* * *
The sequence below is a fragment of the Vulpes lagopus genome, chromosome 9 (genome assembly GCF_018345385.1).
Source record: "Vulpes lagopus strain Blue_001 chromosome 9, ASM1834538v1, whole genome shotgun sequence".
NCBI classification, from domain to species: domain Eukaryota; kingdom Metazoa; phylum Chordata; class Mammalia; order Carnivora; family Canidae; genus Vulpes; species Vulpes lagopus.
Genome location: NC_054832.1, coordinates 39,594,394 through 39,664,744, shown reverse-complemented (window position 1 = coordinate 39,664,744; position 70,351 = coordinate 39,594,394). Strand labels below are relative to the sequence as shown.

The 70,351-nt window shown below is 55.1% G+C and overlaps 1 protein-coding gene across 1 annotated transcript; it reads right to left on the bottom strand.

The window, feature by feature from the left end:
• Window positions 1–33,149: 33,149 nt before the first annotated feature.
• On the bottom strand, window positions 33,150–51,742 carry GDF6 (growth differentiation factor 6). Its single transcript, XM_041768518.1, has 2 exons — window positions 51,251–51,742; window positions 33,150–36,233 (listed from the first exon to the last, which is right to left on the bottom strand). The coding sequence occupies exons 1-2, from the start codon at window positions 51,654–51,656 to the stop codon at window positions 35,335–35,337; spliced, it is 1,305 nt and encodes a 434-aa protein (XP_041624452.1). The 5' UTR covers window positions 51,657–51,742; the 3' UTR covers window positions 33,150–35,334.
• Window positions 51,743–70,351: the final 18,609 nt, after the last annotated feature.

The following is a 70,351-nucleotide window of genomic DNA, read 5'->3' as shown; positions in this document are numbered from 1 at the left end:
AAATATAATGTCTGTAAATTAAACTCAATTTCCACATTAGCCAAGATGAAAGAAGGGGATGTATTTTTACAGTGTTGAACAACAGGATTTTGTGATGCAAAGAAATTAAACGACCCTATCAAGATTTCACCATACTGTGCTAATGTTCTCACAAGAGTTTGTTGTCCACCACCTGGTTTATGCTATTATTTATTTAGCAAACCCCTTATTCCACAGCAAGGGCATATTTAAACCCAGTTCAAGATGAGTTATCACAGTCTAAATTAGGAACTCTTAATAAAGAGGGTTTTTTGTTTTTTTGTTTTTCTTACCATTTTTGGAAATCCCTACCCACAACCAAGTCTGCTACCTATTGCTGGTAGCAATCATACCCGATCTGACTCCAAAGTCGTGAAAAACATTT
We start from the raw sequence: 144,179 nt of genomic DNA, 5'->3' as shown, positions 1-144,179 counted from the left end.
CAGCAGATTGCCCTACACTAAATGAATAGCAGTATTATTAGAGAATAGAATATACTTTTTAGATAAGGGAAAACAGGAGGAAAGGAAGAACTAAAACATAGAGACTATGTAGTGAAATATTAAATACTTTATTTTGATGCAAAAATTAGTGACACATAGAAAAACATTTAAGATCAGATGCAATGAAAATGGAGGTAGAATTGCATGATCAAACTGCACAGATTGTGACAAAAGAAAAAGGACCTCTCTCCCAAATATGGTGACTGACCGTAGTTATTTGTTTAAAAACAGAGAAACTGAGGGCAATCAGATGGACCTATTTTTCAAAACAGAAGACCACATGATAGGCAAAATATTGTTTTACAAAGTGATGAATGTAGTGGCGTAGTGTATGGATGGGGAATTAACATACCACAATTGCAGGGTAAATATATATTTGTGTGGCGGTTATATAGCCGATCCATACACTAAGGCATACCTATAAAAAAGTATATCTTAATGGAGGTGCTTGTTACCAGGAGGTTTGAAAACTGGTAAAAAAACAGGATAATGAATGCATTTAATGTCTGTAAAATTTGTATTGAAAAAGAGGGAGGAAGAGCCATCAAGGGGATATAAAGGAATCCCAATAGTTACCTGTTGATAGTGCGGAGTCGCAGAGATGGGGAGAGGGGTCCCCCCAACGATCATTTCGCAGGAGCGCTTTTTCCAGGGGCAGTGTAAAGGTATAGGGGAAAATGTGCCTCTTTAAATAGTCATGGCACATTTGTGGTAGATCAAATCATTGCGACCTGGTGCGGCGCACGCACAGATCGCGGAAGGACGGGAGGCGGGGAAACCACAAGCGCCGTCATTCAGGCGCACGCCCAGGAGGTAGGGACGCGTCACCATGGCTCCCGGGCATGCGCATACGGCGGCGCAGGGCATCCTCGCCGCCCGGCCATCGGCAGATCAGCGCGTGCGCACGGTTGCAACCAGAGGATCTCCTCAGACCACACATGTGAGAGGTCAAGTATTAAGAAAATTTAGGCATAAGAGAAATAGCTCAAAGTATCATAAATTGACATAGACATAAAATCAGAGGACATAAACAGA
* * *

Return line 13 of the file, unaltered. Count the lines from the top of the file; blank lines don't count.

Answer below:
CAGCAGATTGCCCTACACTAAATGAATAGCAGTATTATTAGAGAATAGAATATACTTTTTAGATAAGGGAAAACAGGAGGAAAGGAAGAACTAAAACATAGAGACTATGTAGTGAAATATTAAATACTTTATTTTGATGCAAAAATTAGTGACACATAGAAAAACATTTAAGATCAGATGCAATGAAAATGGAGGTAGAATTGCATGATCAAACTGCACAGATTGTGACAAAAGAAAAAGGACCTCTCTCCCAAATATGGTGACTGACCGTAGTTATTTGTTTAAAAACAGAGAAACTGAGGGCAATCAGATGGACCTATTTTTCAAAACAGAAGACCACATGATAGGCAAAATATTGTTTTACAAAGTGATGAATGTAGTGGCGTAGTGTATGGATGGGGAATTAACATACCACAATTGCAGGGTAAATATATATTTGTGTGGCGGTTATATAGCCGATCCATACACTAAGGCATACCTATAAAAAAGTATATCTTAATGGAGGTGCTTGTTACCAGGAGGTTTGAAAACTGGTAAAAAAACAGGATAATGAATGCATTTAATGTCTGTAAAATTTGTATTGAAAAAGAGGGAGGAAGAGCCATCAAGGGGATATAAAGGAATCCCAATAGTTACCTGTTGATAGTGCGGAGTCGCAGAGATGGGGAGAGGGGTCCCCCCAACGATCATTTCGCAGGAGCGCTTTTTCCAGGGGCAGTGTAAAGGTATAGGGGAAAATGTGCCTCTTTAAATAGTCATGGCACATTTGTGGTAGATCAAATCATTGCGACCTGGTGCGGCGCACGCACAGATCGCGGAAGGACGGGAGGCGGGGAAACCACAAGCGCCGTCATTCAGGCGCACGCCCAGGAGGTAGGGACGCGTCACCATGGCTCCCGGGCATGCGCATACGGCGGCGCAGGGCATCCTCGCCGCCCGGCCATCGGCAGATCAGCGCGTGCGCACGGTTGCAACCAGAGGATCTCCTCAGACCACACATGTGAGAGGTCAAGTATTAAGAAAATTTAGGCATAAGAGAAATAGCTCAAAGTATCATAAATTGACATAGACATAAAATCAGAGGACATAAACAGA